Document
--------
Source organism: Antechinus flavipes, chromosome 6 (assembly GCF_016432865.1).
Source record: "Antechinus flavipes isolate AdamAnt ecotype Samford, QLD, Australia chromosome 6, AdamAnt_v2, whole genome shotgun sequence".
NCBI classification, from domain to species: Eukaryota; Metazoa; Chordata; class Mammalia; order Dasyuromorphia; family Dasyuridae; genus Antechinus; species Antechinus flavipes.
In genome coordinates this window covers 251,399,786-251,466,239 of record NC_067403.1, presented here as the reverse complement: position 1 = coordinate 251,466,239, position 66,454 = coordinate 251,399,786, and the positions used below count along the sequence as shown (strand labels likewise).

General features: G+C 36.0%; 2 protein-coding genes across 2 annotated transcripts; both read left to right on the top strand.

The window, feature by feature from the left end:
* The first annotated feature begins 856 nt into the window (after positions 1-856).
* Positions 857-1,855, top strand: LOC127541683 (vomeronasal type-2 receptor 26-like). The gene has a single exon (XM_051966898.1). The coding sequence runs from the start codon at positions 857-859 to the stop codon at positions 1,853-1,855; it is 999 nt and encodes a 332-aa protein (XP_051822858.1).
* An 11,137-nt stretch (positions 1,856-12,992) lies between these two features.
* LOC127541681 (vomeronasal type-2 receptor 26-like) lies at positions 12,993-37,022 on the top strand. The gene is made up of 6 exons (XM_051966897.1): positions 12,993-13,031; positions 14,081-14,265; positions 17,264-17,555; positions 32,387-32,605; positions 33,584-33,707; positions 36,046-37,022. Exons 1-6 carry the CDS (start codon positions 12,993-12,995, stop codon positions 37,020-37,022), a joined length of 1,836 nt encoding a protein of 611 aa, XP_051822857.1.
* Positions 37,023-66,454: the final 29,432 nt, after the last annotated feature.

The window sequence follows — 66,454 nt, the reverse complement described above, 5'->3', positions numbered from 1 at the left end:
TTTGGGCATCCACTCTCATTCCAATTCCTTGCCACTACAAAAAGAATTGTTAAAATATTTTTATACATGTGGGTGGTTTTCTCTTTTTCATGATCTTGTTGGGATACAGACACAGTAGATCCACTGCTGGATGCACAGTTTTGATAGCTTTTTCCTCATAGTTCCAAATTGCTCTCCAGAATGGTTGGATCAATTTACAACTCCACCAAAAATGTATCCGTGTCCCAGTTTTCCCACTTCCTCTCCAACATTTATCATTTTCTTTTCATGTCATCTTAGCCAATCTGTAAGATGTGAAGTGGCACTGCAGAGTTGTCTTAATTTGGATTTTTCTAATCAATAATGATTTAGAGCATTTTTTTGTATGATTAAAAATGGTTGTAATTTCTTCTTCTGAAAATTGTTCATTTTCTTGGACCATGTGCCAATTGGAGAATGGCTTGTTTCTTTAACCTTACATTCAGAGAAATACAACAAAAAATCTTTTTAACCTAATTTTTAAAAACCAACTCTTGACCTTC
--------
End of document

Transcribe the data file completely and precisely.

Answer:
Source organism: Antechinus flavipes, chromosome 6 (assembly GCF_016432865.1).
Source record: "Antechinus flavipes isolate AdamAnt ecotype Samford, QLD, Australia chromosome 6, AdamAnt_v2, whole genome shotgun sequence".
NCBI classification, from domain to species: Eukaryota; Metazoa; Chordata; class Mammalia; order Dasyuromorphia; family Dasyuridae; genus Antechinus; species Antechinus flavipes.
In genome coordinates this window covers 251,399,786-251,466,239 of record NC_067403.1, presented here as the reverse complement: position 1 = coordinate 251,466,239, position 66,454 = coordinate 251,399,786, and the positions used below count along the sequence as shown (strand labels likewise).

General features: G+C 36.0%; 2 protein-coding genes across 2 annotated transcripts; both read left to right on the top strand.

The window, feature by feature from the left end:
* The first annotated feature begins 856 nt into the window (after positions 1-856).
* Positions 857-1,855, top strand: LOC127541683 (vomeronasal type-2 receptor 26-like). The gene has a single exon (XM_051966898.1). The coding sequence runs from the start codon at positions 857-859 to the stop codon at positions 1,853-1,855; it is 999 nt and encodes a 332-aa protein (XP_051822858.1).
* An 11,137-nt stretch (positions 1,856-12,992) lies between these two features.
* LOC127541681 (vomeronasal type-2 receptor 26-like) lies at positions 12,993-37,022 on the top strand. The gene is made up of 6 exons (XM_051966897.1): positions 12,993-13,031; positions 14,081-14,265; positions 17,264-17,555; positions 32,387-32,605; positions 33,584-33,707; positions 36,046-37,022. Exons 1-6 carry the CDS (start codon positions 12,993-12,995, stop codon positions 37,020-37,022), a joined length of 1,836 nt encoding a protein of 611 aa, XP_051822857.1.
* Positions 37,023-66,454: the final 29,432 nt, after the last annotated feature.

The window sequence follows — 66,454 nt, the reverse complement described above, 5'->3', positions numbered from 1 at the left end:
TTTGGGCATCCACTCTCATTCCAATTCCTTGCCACTACAAAAAGAATTGTTAAAATATTTTTATACATGTGGGTGGTTTTCTCTTTTTCATGATCTTGTTGGGATACAGACACAGTAGATCCACTGCTGGATGCACAGTTTTGATAGCTTTTTCCTCATAGTTCCAAATTGCTCTCCAGAATGGTTGGATCAATTTACAACTCCACCAAAAATGTATCCGTGTCCCAGTTTTCCCACTTCCTCTCCAACATTTATCATTTTCTTTTCATGTCATCTTAGCCAATCTGTAAGATGTGAAGTGGCACTGCAGAGTTGTCTTAATTTGGATTTTTCTAATCAATAATGATTTAGAGCATTTTTTTGTATGATTAAAAATGGTTGTAATTTCTTCTTCTGAAAATTGTTCATTTTCTTGGACCATGTGCCAATTGGAGAATGGCTTGTTTCTTTAACCTTACATTCAGAGAAATACAACAAAAAATCTTTTTAACCTAATTTTTAAAAACCAACTCTTGACCTTC